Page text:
Judge dismisses Dublin footballer Diarmuid Connolly’s assault case

Spared jail and criminal record for pub attack after ‘restorative justice’ measures

Dublin football star Diarmuid Connolly has been spared a possible jail sentence and a criminal conviction for an unprovoked attack on a man in a pub two years ago. Photograph: Collins Courts

Dublin football star Diarmuid Connolly has been spared a possible jail sentence and a criminal conviction for an unprovoked attack on a man in a pub two years ago. Photograph: Collins Courts

 

Dublin football star Diarmuid Connolly has been spared a possible jail sentence and a criminal conviction for an unprovoked attack on a man in a pub two years ago.

All-Ireland winner, Connolly (26), had pleaded guilty earlier to assault causing harm to Anthony Kelly, who suffered a fractured eye-socket, at a pub in Phibsboro, in Dublin, in the early hours of August 6th, 2012.

Judge Patrick Clyne today said he was dismissing the case because Connolly had done all that had been asked of him through a series of restorative justice measures. The judge noted the unreserved apology, which was accepted by Mr Kelly during a hearing last year at Dublin District Court.

Connolly, who has recently earned his first All Star award, had also paid €5,000 in compensation to the victim, who in turn donated the money to the court poor box, the judge said.

This sum was considerably greater than the maximum fine the district court could impose, the judge said in explaining his reasons for dismissing the case.

The St Vincent’s forward had also already complied with a court order to complete an anger-management course, the judge said as the the case was finalised at Blanchardstown District Court today.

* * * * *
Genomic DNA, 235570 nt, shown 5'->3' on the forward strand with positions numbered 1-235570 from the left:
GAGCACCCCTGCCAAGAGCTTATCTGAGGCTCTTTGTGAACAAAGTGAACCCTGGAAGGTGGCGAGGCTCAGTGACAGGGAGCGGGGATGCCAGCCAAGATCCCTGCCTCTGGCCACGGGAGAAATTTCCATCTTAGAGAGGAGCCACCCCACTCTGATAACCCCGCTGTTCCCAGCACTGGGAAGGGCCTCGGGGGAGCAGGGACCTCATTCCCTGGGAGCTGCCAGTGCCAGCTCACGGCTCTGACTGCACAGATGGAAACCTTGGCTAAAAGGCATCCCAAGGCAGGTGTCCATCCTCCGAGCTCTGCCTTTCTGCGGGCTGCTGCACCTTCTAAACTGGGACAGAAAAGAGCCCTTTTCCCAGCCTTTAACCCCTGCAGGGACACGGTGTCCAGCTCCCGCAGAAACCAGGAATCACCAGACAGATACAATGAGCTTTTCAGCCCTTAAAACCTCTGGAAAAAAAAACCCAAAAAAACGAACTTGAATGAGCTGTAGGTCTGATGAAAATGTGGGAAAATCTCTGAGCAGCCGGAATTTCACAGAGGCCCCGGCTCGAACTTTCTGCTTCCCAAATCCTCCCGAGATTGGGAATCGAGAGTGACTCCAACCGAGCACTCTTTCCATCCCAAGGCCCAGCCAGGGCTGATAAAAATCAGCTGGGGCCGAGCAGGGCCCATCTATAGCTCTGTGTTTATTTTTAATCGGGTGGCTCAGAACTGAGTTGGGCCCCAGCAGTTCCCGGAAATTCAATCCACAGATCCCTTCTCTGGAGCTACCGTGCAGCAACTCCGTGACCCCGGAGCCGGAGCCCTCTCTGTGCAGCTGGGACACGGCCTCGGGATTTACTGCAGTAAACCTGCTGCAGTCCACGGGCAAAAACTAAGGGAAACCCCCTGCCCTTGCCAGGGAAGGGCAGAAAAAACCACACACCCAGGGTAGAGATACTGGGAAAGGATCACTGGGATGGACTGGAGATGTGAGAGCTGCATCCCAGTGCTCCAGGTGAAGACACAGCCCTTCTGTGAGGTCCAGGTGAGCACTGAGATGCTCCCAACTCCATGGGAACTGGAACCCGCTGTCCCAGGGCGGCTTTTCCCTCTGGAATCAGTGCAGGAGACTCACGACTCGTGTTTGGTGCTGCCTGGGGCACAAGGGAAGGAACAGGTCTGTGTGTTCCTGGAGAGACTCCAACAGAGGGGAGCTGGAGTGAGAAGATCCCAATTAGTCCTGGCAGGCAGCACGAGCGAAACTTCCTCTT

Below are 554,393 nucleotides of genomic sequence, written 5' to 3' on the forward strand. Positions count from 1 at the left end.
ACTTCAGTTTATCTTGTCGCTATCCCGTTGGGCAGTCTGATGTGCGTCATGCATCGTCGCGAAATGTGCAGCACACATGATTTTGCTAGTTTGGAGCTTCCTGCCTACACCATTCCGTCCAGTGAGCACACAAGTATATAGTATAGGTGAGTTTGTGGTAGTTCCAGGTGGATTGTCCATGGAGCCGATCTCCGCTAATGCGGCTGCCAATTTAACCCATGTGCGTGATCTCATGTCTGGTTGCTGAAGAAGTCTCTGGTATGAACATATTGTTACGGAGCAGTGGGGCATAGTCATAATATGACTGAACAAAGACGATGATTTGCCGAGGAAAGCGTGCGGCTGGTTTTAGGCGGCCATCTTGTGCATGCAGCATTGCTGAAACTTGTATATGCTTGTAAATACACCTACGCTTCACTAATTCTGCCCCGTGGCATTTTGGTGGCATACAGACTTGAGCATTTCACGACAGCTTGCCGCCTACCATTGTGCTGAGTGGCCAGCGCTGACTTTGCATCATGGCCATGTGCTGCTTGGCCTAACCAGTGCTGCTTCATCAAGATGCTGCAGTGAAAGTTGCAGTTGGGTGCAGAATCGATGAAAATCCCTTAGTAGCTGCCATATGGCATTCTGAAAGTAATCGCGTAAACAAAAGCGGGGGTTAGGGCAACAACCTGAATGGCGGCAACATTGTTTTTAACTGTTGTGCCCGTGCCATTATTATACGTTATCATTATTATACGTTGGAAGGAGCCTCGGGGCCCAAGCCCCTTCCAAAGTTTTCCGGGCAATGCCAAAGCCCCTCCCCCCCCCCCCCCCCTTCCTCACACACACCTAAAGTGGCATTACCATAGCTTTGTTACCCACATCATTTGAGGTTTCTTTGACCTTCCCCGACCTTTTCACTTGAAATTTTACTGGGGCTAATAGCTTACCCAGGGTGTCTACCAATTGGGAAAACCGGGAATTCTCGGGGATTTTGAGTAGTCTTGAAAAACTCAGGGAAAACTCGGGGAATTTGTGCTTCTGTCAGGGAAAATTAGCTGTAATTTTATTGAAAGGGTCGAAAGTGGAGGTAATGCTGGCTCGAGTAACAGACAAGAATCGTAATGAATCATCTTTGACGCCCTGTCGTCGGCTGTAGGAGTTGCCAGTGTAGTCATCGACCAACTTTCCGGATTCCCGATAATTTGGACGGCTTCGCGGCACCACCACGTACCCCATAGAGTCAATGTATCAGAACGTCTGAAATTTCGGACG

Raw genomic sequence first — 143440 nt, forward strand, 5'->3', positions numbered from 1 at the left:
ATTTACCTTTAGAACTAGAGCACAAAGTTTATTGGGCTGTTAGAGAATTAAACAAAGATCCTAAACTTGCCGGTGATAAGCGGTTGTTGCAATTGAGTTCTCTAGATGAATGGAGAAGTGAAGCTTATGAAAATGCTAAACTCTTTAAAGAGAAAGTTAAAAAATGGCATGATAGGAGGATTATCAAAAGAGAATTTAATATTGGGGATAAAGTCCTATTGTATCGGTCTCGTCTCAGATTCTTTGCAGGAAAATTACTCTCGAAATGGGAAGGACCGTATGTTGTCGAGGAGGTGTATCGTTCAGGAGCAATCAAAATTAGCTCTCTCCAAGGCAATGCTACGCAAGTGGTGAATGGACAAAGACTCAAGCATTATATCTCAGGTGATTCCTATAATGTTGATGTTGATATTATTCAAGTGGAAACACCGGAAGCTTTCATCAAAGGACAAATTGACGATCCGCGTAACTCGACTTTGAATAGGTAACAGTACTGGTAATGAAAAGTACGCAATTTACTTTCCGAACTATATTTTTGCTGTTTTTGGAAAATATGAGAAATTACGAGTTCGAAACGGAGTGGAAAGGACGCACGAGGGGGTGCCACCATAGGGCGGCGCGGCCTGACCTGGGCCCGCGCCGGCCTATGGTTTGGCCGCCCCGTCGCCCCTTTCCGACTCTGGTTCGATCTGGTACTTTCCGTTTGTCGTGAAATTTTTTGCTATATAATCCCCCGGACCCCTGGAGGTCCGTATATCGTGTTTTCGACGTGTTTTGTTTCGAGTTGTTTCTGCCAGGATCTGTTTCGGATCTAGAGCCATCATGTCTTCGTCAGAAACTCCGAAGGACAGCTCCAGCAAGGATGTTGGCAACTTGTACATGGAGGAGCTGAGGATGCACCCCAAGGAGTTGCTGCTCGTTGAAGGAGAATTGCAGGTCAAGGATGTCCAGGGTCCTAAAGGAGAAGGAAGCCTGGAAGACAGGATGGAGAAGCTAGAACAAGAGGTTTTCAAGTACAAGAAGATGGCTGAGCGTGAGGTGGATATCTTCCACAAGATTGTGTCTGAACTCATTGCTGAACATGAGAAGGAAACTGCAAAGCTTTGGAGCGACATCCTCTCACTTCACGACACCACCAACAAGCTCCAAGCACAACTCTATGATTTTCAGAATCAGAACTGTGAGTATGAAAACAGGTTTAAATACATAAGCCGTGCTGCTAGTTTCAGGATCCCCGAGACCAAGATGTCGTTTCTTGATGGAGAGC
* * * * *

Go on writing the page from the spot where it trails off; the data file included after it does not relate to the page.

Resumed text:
In May, Judge Clyne, who had described the attack as unprovoked, had asked Connolly to do “80 hours voluntary service at GAA, dealing with children, over the summer months, teaching them, coaching them”.

The judge heard that Connolly, who has no previous convictions, had completed 82 hours.

Connolly, who is ranked among the top players in the country, had been in the St Vincent’s team which won the Dublin SFC final on Monday evening.

He stood silently as the judge set out the reasons for dismissing the case.

In an outline of the prosecution’s evidence given earlier, the court had been told that the attack happened at 3.40am in McGowan’s pub.

“It is alleged that the injured party was socialising with a friend, it would be alleged that the accused assaulted him in an unprovoked attack,” Judge Clyne had heard.

Connolly, who has an address at Collins Park, Beaumont, north Dublin, “punched him in the face”. Mr Kelly, who is in his 30s, was knocked down and Connolly then “continued to punch him on the ground”.

Mr Kelly suffered a fractured eye socket during the attack, but he has recovered, the district court has heard.

Earlier, the All-Ireland winning forward’s lawyer had told the court that Connolly “apologises unreservedly to Mr Kelly”. Connolly had also shaken hands with the victim who had accepted his apology at an earlier stage in the case.

The attack happened less than two days after Dublin defeated Laois in a quarter-final of the 2012 All Ireland Senior Football Championship.